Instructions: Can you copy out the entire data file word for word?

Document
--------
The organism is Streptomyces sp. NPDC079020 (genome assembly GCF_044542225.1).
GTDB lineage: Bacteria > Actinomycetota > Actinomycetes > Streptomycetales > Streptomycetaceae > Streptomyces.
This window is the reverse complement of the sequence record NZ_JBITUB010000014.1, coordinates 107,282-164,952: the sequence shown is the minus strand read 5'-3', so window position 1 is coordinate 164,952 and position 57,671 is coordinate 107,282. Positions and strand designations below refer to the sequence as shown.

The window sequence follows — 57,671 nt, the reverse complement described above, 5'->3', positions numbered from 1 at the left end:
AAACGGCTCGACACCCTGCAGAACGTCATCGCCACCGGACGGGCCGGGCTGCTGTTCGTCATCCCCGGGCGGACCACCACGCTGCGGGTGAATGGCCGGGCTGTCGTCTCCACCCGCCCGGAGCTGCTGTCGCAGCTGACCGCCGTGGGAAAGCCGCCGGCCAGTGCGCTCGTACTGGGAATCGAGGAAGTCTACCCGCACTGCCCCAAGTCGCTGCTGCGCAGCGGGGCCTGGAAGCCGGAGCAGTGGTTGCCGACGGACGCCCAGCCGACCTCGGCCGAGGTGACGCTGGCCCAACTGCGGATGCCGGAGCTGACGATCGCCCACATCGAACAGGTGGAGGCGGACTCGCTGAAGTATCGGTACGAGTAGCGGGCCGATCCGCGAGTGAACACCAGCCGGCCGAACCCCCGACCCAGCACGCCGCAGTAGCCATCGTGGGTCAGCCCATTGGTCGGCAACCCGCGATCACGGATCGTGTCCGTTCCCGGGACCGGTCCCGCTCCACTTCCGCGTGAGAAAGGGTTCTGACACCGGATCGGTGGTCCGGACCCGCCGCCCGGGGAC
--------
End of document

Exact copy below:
The organism is Streptomyces sp. NPDC079020 (genome assembly GCF_044542225.1).
GTDB lineage: Bacteria > Actinomycetota > Actinomycetes > Streptomycetales > Streptomycetaceae > Streptomyces.
This window is the reverse complement of the sequence record NZ_JBITUB010000014.1, coordinates 107,282-164,952: the sequence shown is the minus strand read 5'-3', so window position 1 is coordinate 164,952 and position 57,671 is coordinate 107,282. Positions and strand designations below refer to the sequence as shown.

The window sequence follows — 57,671 nt, the reverse complement described above, 5'->3', positions numbered from 1 at the left end:
AAACGGCTCGACACCCTGCAGAACGTCATCGCCACCGGACGGGCCGGGCTGCTGTTCGTCATCCCCGGGCGGACCACCACGCTGCGGGTGAATGGCCGGGCTGTCGTCTCCACCCGCCCGGAGCTGCTGTCGCAGCTGACCGCCGTGGGAAAGCCGCCGGCCAGTGCGCTCGTACTGGGAATCGAGGAAGTCTACCCGCACTGCCCCAAGTCGCTGCTGCGCAGCGGGGCCTGGAAGCCGGAGCAGTGGTTGCCGACGGACGCCCAGCCGACCTCGGCCGAGGTGACGCTGGCCCAACTGCGGATGCCGGAGCTGACGATCGCCCACATCGAACAGGTGGAGGCGGACTCGCTGAAGTATCGGTACGAGTAGCGGGCCGATCCGCGAGTGAACACCAGCCGGCCGAACCCCCGACCCAGCACGCCGCAGTAGCCATCGTGGGTCAGCCCATTGGTCGGCAACCCGCGATCACGGATCGTGTCCGTTCCCGGGACCGGTCCCGCTCCACTTCCGCGTGAGAAAGGGTTCTGACACCGGATCGGTGGTCCGGACCCGCCGCCCGGGGAC